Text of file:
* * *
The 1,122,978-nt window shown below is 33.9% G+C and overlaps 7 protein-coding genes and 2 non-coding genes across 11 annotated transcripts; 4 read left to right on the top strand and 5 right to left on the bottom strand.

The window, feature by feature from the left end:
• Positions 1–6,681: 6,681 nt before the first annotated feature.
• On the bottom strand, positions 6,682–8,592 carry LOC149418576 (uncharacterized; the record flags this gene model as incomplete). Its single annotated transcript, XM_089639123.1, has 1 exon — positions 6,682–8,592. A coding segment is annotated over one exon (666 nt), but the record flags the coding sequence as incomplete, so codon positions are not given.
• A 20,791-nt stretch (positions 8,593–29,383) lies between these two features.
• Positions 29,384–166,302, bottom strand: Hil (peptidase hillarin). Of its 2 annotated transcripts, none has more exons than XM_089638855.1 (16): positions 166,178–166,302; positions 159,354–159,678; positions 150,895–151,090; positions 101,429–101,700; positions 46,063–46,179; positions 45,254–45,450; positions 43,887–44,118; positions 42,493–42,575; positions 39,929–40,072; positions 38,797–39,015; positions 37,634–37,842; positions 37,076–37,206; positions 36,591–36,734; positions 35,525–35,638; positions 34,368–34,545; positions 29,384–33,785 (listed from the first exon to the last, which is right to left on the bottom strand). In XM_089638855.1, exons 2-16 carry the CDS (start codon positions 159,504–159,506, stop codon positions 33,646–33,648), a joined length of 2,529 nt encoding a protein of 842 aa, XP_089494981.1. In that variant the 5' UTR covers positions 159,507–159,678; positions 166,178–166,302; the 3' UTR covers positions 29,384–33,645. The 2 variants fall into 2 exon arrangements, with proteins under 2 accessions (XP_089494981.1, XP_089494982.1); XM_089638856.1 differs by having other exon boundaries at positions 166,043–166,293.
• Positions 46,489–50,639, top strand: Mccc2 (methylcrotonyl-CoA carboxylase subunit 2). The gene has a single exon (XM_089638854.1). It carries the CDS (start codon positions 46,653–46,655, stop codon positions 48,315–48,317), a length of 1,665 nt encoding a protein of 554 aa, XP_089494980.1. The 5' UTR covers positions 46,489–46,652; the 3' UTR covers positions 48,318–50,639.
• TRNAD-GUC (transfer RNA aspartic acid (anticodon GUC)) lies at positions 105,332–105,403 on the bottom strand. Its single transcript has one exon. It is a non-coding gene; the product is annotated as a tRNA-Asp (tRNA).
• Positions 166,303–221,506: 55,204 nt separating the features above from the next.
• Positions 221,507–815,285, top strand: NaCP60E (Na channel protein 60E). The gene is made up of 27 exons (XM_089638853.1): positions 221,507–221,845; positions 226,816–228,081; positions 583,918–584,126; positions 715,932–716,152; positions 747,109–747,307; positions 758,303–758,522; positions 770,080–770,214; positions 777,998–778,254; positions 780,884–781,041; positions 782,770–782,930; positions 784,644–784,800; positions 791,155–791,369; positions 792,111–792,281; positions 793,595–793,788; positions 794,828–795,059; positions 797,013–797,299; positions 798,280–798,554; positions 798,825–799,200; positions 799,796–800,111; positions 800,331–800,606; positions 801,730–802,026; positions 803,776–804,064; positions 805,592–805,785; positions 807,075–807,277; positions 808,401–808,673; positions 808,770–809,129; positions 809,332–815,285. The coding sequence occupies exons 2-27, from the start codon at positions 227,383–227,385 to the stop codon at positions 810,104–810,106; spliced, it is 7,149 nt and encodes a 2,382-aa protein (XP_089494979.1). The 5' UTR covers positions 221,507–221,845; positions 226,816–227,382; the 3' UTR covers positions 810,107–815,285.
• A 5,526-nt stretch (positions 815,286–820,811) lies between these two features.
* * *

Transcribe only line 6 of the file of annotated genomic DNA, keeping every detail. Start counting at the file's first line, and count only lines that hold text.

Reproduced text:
• Positions 29,384–166,302, bottom strand: Hil (peptidase hillarin). Of its 2 annotated transcripts, none has more exons than XM_089638855.1 (16): positions 166,178–166,302; positions 159,354–159,678; positions 150,895–151,090; positions 101,429–101,700; positions 46,063–46,179; positions 45,254–45,450; positions 43,887–44,118; positions 42,493–42,575; positions 39,929–40,072; positions 38,797–39,015; positions 37,634–37,842; positions 37,076–37,206; positions 36,591–36,734; positions 35,525–35,638; positions 34,368–34,545; positions 29,384–33,785 (listed from the first exon to the last, which is right to left on the bottom strand). In XM_089638855.1, exons 2-16 carry the CDS (start codon positions 159,504–159,506, stop codon positions 33,646–33,648), a joined length of 2,529 nt encoding a protein of 842 aa, XP_089494981.1. In that variant the 5' UTR covers positions 159,507–159,678; positions 166,178–166,302; the 3' UTR covers positions 29,384–33,645. The 2 variants fall into 2 exon arrangements, with proteins under 2 accessions (XP_089494981.1, XP_089494982.1); XM_089638856.1 differs by having other exon boundaries at positions 166,043–166,293.